More with less: why Wayne Rooney may just be the ideal fit for DC United

DC United are set to announce Wayne Rooney as their new manager on Tuesday afternoon, as their former player takes his second managerial job following a challenging stint with Derby County in the English Championship.

As a player, Rooney was one of the finest England has ever produced, as evidenced by the fact he is the all-time top scorer at both Manchester United and the national team. His spell in Major League Soccer was a successful, respectable one, too, something not all the high-profile former England internationals who spent time in the league can say.

Related: Wayne Rooney to return to DC United as manager amid club’s mighty struggles

As a head coach, the early signs have been positive in the context of a difficult and restrictive situation at Derby. But the situation he’s walking into at DC United is far from easy.

Rooney’s coaching, determination and player management had to come to the fore at Derby as there was little else to work with. Towards the end of 2021, the club was hit with a 12-point deduction for going into administration and a nine-point deduction for breaches of the EFL’s profitability and sustainability rules.

There were no transfer funds so players had to be brought on free transfers or loans. Had no points been deducted, Derby would have finished 17th and avoided relegation. Their goal difference of minus-8 was more reflective of a midtable side rather than one which was eventually relegated as a result of those points deductions, all of which is a testament to the work Rooney did.

In many ways, it was ideal preparation for MLS. Like any coaching job in the league the task facing Rooney is all about getting the most from players of varying ability and status. It could be said that this is the case at any club in any league, but MLS is fairly unique and poses distinct challenges when it comes to putting a team together.

Any roster-building on arrival will need to be done within MLS regulations. The league has its own limits on spending, a salary cap, and often restrictive roster rules, but even the intricacies and idiosyncrasies of MLS will feel like a breeze for Rooney compared to his experience at Derby. In his short time as a head coach, he’s already become used to working with what he has under certain constraints.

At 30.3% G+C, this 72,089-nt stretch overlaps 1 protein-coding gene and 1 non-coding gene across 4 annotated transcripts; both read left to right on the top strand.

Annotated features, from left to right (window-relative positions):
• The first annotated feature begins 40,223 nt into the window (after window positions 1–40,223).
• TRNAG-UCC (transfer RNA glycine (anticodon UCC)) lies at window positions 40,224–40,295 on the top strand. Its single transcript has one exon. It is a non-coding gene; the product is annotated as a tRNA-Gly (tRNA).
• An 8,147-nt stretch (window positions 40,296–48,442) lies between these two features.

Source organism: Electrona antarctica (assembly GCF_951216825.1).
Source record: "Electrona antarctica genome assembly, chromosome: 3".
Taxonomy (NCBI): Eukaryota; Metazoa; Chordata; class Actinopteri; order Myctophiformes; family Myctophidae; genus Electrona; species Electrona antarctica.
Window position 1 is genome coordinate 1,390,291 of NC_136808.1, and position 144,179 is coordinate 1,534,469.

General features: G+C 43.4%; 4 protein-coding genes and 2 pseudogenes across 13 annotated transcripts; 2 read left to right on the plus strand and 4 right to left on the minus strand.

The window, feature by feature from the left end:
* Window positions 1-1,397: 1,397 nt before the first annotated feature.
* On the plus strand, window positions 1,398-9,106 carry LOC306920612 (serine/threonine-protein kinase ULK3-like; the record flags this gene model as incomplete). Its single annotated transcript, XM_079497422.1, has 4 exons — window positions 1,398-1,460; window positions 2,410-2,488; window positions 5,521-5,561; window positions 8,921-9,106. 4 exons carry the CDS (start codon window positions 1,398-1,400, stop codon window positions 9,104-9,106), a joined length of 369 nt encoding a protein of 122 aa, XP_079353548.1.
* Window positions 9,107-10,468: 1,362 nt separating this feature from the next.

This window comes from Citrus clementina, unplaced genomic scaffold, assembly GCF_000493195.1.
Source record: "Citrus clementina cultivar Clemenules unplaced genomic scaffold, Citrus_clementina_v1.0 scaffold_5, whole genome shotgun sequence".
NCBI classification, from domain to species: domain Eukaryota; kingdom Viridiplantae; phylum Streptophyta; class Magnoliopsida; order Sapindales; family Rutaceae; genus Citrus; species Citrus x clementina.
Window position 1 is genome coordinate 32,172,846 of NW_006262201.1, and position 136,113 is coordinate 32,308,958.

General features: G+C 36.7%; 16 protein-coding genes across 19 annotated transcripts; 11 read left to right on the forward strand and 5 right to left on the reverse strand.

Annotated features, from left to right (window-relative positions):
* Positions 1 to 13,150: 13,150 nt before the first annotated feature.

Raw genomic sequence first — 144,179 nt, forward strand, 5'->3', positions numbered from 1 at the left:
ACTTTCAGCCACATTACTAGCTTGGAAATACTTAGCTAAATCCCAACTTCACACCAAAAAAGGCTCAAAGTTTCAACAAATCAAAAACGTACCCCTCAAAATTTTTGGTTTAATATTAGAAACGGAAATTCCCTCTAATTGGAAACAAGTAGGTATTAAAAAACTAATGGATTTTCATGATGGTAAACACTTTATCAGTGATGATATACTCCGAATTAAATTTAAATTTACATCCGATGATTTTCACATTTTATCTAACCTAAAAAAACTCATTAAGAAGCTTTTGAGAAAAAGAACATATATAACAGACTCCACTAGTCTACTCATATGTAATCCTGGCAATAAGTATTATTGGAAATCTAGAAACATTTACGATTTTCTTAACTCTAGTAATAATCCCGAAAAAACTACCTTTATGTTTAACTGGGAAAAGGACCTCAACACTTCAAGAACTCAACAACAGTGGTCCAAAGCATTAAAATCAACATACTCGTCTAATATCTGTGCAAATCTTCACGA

Rooney’s grounding in MLS was as a Designated Player (DP) at the team he now joins as head coach. DP’s are players whose cost can exceed the Maximum Salary Budget Charge, allowing teams to bring in up to three players on whom they believe it’s worth spending the bigger bucks.

DC United currently has two such slots open on their roster, and their one current DP, Taxiarchis ‘Taxi’ Fountas, is one of the form players in the league. DC is far from an in-form team, though, hence the need for a change in head coach. They are lurking harmlessly at the bottom of the Eastern Conference, with only Chicago Fire below them in MLS. They lost their most recent game, against Philadephia Union, 7-0.

There are some things for Rooney to look forward to, and there are positives, not least in the shape of the talented Greek, Fountas, that offer hope he can turn things around. He has a couple of games in hand to work with as well as those couple of DP’s in hand, so that’s an enjoyable part of the roster rebuild for him to get working on straight away. It immediately gives Rooney a type of freedom he didn’t have at Derby.

And the new head coach himself could be a draw for players who might be considering their next move in this transfer window. Before joining LAFC, Gareth Bale was heavily linked with DC United but in the end, the lure of Los Angeles was too strong. Maybe Rooney’s presence will mean DC holds more sway in the future.

He and the club’s English general manager, Lucy Rushton, can now work on bringing in the right players for his style of play and you would expect at least one of those DP spots to be filled.

We will also learn more about what Rooney’s coaching style actually is. Based on his time at Derby, who despite their troubles had the eighth-highest average possession in the Championship last season with 51%, we could expect DC’s average possession to move up from 46%, and maybe a switch to a 4-2-3-1 formation.

Rooney’s time in DC as a player will also give him a headstart when it comes to winning over the locker room and implementing his ideas. He and the club’s captain since 2017, Steven Birnbaum, are good friends, so the new coach immediately has a link to the players and an ally on the field.

MLS can be a difficult league to navigate, and this move could be seen as a risk for Rooney, but the fact he’s willing to take it is a sign of the determined character fans in DC already know. In familiar surroundings with no points deductions, no threat of relegation, and a little more freedom to build a team in his image, coach Rooney could thrive.